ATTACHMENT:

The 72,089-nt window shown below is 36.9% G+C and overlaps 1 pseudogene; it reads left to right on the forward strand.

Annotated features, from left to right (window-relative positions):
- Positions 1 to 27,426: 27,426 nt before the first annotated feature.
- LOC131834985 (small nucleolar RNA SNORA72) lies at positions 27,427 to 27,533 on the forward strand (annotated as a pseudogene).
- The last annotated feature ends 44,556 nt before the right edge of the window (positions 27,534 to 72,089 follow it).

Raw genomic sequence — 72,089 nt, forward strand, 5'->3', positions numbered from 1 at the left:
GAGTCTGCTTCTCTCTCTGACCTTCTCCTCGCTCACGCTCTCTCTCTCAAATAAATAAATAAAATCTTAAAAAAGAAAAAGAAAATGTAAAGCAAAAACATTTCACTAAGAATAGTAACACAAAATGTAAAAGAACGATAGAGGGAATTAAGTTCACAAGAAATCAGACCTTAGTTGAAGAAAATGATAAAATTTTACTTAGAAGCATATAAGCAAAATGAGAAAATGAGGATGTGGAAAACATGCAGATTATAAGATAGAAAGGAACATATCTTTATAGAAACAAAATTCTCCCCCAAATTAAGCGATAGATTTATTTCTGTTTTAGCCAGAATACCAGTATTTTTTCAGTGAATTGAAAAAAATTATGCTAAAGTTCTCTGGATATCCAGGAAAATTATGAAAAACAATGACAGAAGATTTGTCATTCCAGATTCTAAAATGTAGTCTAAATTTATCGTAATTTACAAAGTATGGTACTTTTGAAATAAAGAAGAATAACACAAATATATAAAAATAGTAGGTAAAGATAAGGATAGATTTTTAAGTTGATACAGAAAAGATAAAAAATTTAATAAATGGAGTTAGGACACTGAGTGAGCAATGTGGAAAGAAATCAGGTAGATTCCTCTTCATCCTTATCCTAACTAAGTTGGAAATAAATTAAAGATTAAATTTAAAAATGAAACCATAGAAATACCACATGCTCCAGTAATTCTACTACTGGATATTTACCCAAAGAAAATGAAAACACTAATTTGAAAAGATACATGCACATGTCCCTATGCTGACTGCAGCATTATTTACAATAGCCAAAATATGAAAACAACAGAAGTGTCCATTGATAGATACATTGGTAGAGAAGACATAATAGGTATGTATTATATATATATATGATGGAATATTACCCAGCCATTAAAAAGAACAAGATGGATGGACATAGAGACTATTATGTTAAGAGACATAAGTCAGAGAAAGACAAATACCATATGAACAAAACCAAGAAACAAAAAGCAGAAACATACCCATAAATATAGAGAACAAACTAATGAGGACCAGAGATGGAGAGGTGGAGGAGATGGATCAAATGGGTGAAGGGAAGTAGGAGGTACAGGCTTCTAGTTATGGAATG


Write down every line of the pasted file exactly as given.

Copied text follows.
The 72,089-nt window shown below is 36.9% G+C and overlaps 1 pseudogene; it reads left to right on the forward strand.

Annotated features, from left to right (window-relative positions):
- Positions 1 to 27,426: 27,426 nt before the first annotated feature.
- LOC131834985 (small nucleolar RNA SNORA72) lies at positions 27,427 to 27,533 on the forward strand (annotated as a pseudogene).
- The last annotated feature ends 44,556 nt before the right edge of the window (positions 27,534 to 72,089 follow it).

Raw genomic sequence — 72,089 nt, forward strand, 5'->3', positions numbered from 1 at the left:
GAGTCTGCTTCTCTCTCTGACCTTCTCCTCGCTCACGCTCTCTCTCTCAAATAAATAAATAAAATCTTAAAAAAGAAAAAGAAAATGTAAAGCAAAAACATTTCACTAAGAATAGTAACACAAAATGTAAAAGAACGATAGAGGGAATTAAGTTCACAAGAAATCAGACCTTAGTTGAAGAAAATGATAAAATTTTACTTAGAAGCATATAAGCAAAATGAGAAAATGAGGATGTGGAAAACATGCAGATTATAAGATAGAAAGGAACATATCTTTATAGAAACAAAATTCTCCCCCAAATTAAGCGATAGATTTATTTCTGTTTTAGCCAGAATACCAGTATTTTTTCAGTGAATTGAAAAAAATTATGCTAAAGTTCTCTGGATATCCAGGAAAATTATGAAAAACAATGACAGAAGATTTGTCATTCCAGATTCTAAAATGTAGTCTAAATTTATCGTAATTTACAAAGTATGGTACTTTTGAAATAAAGAAGAATAACACAAATATATAAAAATAGTAGGTAAAGATAAGGATAGATTTTTAAGTTGATACAGAAAAGATAAAAAATTTAATAAATGGAGTTAGGACACTGAGTGAGCAATGTGGAAAGAAATCAGGTAGATTCCTCTTCATCCTTATCCTAACTAAGTTGGAAATAAATTAAAGATTAAATTTAAAAATGAAACCATAGAAATACCACATGCTCCAGTAATTCTACTACTGGATATTTACCCAAAGAAAATGAAAACACTAATTTGAAAAGATACATGCACATGTCCCTATGCTGACTGCAGCATTATTTACAATAGCCAAAATATGAAAACAACAGAAGTGTCCATTGATAGATACATTGGTAGAGAAGACATAATAGGTATGTATTATATATATATATGATGGAATATTACCCAGCCATTAAAAAGAACAAGATGGATGGACATAGAGACTATTATGTTAAGAGACATAAGTCAGAGAAAGACAAATACCATATGAACAAAACCAAGAAACAAAAAGCAGAAACATACCCATAAATATAGAGAACAAACTAATGAGGACCAGAGATGGAGAGGTGGAGGAGATGGATCAAATGGGTGAAGGGAAGTAGGAGGTACAGGCTTCTAGTTATGGAATG